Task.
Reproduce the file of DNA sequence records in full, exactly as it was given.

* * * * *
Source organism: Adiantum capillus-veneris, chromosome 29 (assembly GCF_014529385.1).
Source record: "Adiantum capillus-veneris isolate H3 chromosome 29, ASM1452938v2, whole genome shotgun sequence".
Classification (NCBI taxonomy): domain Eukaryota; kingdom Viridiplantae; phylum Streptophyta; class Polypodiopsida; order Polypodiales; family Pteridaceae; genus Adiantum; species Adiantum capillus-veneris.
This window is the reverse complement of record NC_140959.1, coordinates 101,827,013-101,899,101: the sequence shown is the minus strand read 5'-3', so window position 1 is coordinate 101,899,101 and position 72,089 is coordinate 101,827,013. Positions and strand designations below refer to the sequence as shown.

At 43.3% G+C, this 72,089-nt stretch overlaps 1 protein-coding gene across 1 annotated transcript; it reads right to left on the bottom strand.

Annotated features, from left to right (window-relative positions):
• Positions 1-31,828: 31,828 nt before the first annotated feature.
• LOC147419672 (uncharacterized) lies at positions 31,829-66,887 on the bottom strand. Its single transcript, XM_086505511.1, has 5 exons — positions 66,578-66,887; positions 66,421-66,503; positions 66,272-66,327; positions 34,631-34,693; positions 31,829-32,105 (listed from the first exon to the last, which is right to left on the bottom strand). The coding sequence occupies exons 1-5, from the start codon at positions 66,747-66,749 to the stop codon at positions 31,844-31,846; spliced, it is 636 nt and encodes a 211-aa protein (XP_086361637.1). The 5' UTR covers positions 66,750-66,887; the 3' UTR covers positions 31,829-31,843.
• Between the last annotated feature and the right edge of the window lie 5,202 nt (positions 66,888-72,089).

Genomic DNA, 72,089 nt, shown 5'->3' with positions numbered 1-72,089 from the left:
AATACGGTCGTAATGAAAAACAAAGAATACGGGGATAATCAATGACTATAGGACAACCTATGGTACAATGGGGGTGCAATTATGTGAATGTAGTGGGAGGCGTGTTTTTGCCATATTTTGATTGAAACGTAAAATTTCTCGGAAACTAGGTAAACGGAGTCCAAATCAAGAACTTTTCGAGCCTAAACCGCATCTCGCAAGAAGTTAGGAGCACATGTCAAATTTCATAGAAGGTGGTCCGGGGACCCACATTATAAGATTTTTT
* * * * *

Source organism: Adiantum capillus-veneris, chromosome 29 (assembly GCF_014529385.1).
Source record: "Adiantum capillus-veneris isolate H3 chromosome 29, ASM1452938v2, whole genome shotgun sequence".
Classification (NCBI taxonomy): domain Eukaryota; kingdom Viridiplantae; phylum Streptophyta; class Polypodiopsida; order Polypodiales; family Pteridaceae; genus Adiantum; species Adiantum capillus-veneris.
This window is the reverse complement of record NC_140959.1, coordinates 101,827,013-101,899,101: the sequence shown is the minus strand read 5'-3', so window position 1 is coordinate 101,899,101 and position 72,089 is coordinate 101,827,013. Positions and strand designations below refer to the sequence as shown.

At 43.3% G+C, this 72,089-nt stretch overlaps 1 protein-coding gene across 1 annotated transcript; it reads right to left on the bottom strand.

Annotated features, from left to right (window-relative positions):
• Positions 1-31,828: 31,828 nt before the first annotated feature.
• LOC147419672 (uncharacterized) lies at positions 31,829-66,887 on the bottom strand. Its single transcript, XM_086505511.1, has 5 exons — positions 66,578-66,887; positions 66,421-66,503; positions 66,272-66,327; positions 34,631-34,693; positions 31,829-32,105 (listed from the first exon to the last, which is right to left on the bottom strand). The coding sequence occupies exons 1-5, from the start codon at positions 66,747-66,749 to the stop codon at positions 31,844-31,846; spliced, it is 636 nt and encodes a 211-aa protein (XP_086361637.1). The 5' UTR covers positions 66,750-66,887; the 3' UTR covers positions 31,829-31,843.
• Between the last annotated feature and the right edge of the window lie 5,202 nt (positions 66,888-72,089).

Genomic DNA, 72,089 nt, shown 5'->3' with positions numbered 1-72,089 from the left:
AATACGGTCGTAATGAAAAACAAAGAATACGGGGATAATCAATGACTATAGGACAACCTATGGTACAATGGGGGTGCAATTATGTGAATGTAGTGGGAGGCGTGTTTTTGCCATATTTTGATTGAAACGTAAAATTTCTCGGAAACTAGGTAAACGGAGTCCAAATCAAGAACTTTTCGAGCCTAAACCGCATCTCGCAAGAAGTTAGGAGCACATGTCAAATTTCATAGAAGGTGGTCCGGGGACCCACATTATAAGATTTTTT